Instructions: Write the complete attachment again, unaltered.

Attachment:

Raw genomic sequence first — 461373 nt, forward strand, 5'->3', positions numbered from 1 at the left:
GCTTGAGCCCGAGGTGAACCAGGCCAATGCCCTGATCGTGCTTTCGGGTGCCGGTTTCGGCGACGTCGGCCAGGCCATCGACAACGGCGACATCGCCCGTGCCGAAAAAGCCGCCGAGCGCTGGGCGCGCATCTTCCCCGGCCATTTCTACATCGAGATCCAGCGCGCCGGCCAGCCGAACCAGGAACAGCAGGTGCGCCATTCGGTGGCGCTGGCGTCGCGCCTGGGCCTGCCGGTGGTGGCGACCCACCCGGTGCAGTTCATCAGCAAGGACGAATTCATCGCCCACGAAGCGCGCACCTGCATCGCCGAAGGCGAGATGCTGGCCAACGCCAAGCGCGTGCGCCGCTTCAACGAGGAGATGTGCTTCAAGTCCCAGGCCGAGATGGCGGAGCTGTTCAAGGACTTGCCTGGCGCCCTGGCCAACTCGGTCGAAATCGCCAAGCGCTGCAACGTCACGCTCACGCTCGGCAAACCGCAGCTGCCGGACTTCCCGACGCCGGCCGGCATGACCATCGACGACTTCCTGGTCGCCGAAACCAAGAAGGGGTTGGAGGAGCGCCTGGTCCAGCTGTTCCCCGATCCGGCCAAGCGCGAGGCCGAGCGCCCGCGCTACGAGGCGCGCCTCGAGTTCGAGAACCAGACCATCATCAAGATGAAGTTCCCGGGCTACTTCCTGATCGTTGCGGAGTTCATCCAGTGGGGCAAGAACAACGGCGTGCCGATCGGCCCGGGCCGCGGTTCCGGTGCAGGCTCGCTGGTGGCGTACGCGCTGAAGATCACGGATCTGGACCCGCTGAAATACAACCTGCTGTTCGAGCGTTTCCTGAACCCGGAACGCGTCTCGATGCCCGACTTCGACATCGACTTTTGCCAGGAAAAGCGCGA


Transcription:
Raw genomic sequence first — 461373 nt, forward strand, 5'->3', positions numbered from 1 at the left:
GCTTGAGCCCGAGGTGAACCAGGCCAATGCCCTGATCGTGCTTTCGGGTGCCGGTTTCGGCGACGTCGGCCAGGCCATCGACAACGGCGACATCGCCCGTGCCGAAAAAGCCGCCGAGCGCTGGGCGCGCATCTTCCCCGGCCATTTCTACATCGAGATCCAGCGCGCCGGCCAGCCGAACCAGGAACAGCAGGTGCGCCATTCGGTGGCGCTGGCGTCGCGCCTGGGCCTGCCGGTGGTGGCGACCCACCCGGTGCAGTTCATCAGCAAGGACGAATTCATCGCCCACGAAGCGCGCACCTGCATCGCCGAAGGCGAGATGCTGGCCAACGCCAAGCGCGTGCGCCGCTTCAACGAGGAGATGTGCTTCAAGTCCCAGGCCGAGATGGCGGAGCTGTTCAAGGACTTGCCTGGCGCCCTGGCCAACTCGGTCGAAATCGCCAAGCGCTGCAACGTCACGCTCACGCTCGGCAAACCGCAGCTGCCGGACTTCCCGACGCCGGCCGGCATGACCATCGACGACTTCCTGGTCGCCGAAACCAAGAAGGGGTTGGAGGAGCGCCTGGTCCAGCTGTTCCCCGATCCGGCCAAGCGCGAGGCCGAGCGCCCGCGCTACGAGGCGCGCCTCGAGTTCGAGAACCAGACCATCATCAAGATGAAGTTCCCGGGCTACTTCCTGATCGTTGCGGAGTTCATCCAGTGGGGCAAGAACAACGGCGTGCCGATCGGCCCGGGCCGCGGTTCCGGTGCAGGCTCGCTGGTGGCGTACGCGCTGAAGATCACGGATCTGGACCCGCTGAAATACAACCTGCTGTTCGAGCGTTTCCTGAACCCGGAACGCGTCTCGATGCCCGACTTCGACATCGACTTTTGCCAGGAAAAGCGCGA